Patients with bilateral pheochromocytoma who undergo a partial adrenalectomy are at a greater risk for recurrence compared with patients undergoing a full adrenalectomy, according to study findings in the Frontiers of Endocrinology.
A partial adrenalectomy may preserve adrenal function in patients with bilateral pheochromocytoma. However, there are concerns for potential relapse with this procedure. Researchers conducted a systematic review to assess the different outcomes for partial and total adrenalectomy in patients with bilateral pheochromocytoma. Electronic databases and clinical trial registries were used to search for trials comparing total and partial adrenalectomies. Studies with single interventions, without sufficient primary data, or with only patients with metastatic tumors, were excluded. The researchers considered a procedure as a partial adrenalectomy if there was complete removal of one adrenal gland combined with partial removal of the other adrenal gland or bilateral partial removal.
A total of 1169 records were identified, with 905 studies and 264 registers. There were 26 studies remaining after exclusion and 1444 patients in total with either bilateral total adrenalectomy (n=826) or partial adrenalectomy (n=618). The primary outcomes were pheochromocytoma recurrence risk and steroid dependence, defined by lifelong glucocorticoid substitution. Time to recurrence following surgery, development of metastatic disease, incidence of adrenal crisis, morbidity, and overall or pheochromocytoma-specific mortality were all considered secondary outcomes.
The researchers reported the risk of recurrence in 20 studies which included 985 patients. Of these studies, 14 showed that partial adrenalectomy was associated with an increased risk of recurrence when compared with total adrenalectomy (odds ratio [OR], 3.72; 95% CI, 1.54-8.96; P =.003; I2, 28%). In the other 6 studies, there were no pheochromocytoma recurrences noted for total and partial adrenalectomy.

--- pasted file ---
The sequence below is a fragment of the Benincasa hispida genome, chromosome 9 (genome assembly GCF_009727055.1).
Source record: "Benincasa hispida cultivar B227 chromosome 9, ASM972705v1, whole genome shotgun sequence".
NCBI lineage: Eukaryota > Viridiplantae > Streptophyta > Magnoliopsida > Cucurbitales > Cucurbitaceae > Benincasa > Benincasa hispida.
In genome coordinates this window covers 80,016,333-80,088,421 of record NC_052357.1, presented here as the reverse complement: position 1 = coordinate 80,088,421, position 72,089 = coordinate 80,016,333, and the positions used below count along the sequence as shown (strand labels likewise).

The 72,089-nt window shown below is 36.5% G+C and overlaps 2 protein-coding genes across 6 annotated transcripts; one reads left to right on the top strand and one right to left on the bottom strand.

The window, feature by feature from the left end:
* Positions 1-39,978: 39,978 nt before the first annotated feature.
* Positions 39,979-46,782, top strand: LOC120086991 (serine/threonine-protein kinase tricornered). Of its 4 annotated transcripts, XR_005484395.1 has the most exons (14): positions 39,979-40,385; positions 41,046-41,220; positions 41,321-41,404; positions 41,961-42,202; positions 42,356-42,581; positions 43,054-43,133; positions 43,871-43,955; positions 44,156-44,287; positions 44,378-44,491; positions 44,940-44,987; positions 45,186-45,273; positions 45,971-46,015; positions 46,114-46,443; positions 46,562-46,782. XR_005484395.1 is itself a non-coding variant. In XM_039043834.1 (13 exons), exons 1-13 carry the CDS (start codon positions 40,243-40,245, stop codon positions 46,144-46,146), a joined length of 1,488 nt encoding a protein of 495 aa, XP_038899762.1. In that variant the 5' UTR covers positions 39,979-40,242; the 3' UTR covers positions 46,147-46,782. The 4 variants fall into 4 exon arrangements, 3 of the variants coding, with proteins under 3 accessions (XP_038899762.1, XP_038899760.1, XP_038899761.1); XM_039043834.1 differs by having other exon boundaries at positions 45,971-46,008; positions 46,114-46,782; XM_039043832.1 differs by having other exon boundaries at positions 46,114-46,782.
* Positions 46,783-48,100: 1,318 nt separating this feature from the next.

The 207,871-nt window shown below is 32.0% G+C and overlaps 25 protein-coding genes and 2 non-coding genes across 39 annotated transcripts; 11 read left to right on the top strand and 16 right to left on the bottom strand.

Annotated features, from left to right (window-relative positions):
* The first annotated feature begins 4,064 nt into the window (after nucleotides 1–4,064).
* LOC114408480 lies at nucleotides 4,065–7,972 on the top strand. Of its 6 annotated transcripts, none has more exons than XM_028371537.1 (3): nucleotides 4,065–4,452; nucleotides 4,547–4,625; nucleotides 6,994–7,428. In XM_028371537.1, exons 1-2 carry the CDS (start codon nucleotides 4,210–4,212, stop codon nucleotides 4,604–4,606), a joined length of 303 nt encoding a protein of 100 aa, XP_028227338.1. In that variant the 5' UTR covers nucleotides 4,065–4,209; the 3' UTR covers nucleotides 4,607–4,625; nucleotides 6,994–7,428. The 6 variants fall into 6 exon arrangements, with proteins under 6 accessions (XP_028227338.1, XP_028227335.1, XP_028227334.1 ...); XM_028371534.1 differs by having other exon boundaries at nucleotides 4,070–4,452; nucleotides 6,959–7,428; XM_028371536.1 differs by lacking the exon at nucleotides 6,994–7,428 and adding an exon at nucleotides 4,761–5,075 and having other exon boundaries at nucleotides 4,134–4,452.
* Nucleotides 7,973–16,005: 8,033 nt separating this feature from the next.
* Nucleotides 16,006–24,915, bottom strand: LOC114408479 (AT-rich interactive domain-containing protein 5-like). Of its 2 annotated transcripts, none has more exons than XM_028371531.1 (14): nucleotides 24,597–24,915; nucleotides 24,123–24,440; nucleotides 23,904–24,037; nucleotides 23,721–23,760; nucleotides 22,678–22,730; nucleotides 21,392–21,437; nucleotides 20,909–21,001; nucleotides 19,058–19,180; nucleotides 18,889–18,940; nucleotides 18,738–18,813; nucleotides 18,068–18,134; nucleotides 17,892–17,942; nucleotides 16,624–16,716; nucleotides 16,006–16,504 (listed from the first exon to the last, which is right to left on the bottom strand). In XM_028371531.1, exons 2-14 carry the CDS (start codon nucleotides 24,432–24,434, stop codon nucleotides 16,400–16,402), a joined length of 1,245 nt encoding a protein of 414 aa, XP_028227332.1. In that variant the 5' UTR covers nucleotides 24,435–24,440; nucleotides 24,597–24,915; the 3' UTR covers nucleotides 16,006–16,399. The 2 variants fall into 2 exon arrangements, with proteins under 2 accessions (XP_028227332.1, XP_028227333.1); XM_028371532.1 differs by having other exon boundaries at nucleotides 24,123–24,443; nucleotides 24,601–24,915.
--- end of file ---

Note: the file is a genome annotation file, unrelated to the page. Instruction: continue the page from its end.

In 22 studies with 1404 patients, all patients who underwent bilateral adrenalectomy were steroid dependent. Over 60% of patients who underwent partial adrenalectomy did not require supplementation (risk ratio [RR], 0.32; 95% CI, 0.26-0.38; P <.00001; I2, 21%).
A total of 10 studies reported patients undergoing partial adrenalectomy had a lower risk of developing acute adrenal insufficiency when compared to patients undergoing total adrenalectomy (OR, 0.3; 95% CI, 0.1-0.91; P =.03; I2, 0%).
The researchers investigated the secondary outcome, the presence of metastatic pheochromocytoma in patients, in 5 studies and no difference was observed in patients between partial and total adrenalectomy after the procedure. Additionally, the researchers reported no differences for overall mortality rate and time to recurrence between the groups.
Study limitations include the use of only observational studies, lack of assessment of confounding factors, and the inability to assess co-interventions across all groups.
The researchers concluded, “The development of new imaging techniques and training of adrenal surgeons should be pursued to facilitate accurate differentiation of cortical from medullary adrenal tissue and thereby contribute to a lower recurrence rate and reduced steroid dependency rate after partial adrenalectomy.”
Zawadzka K, Tylec P, Małczak P, et al. Total versus partial adrenalectomy in bilateral pheochromocytoma – a systematic review and meta-analysis. Front Endocrinol. Published online March 14, 2023. doi:10.3389/fendo.2023.1127676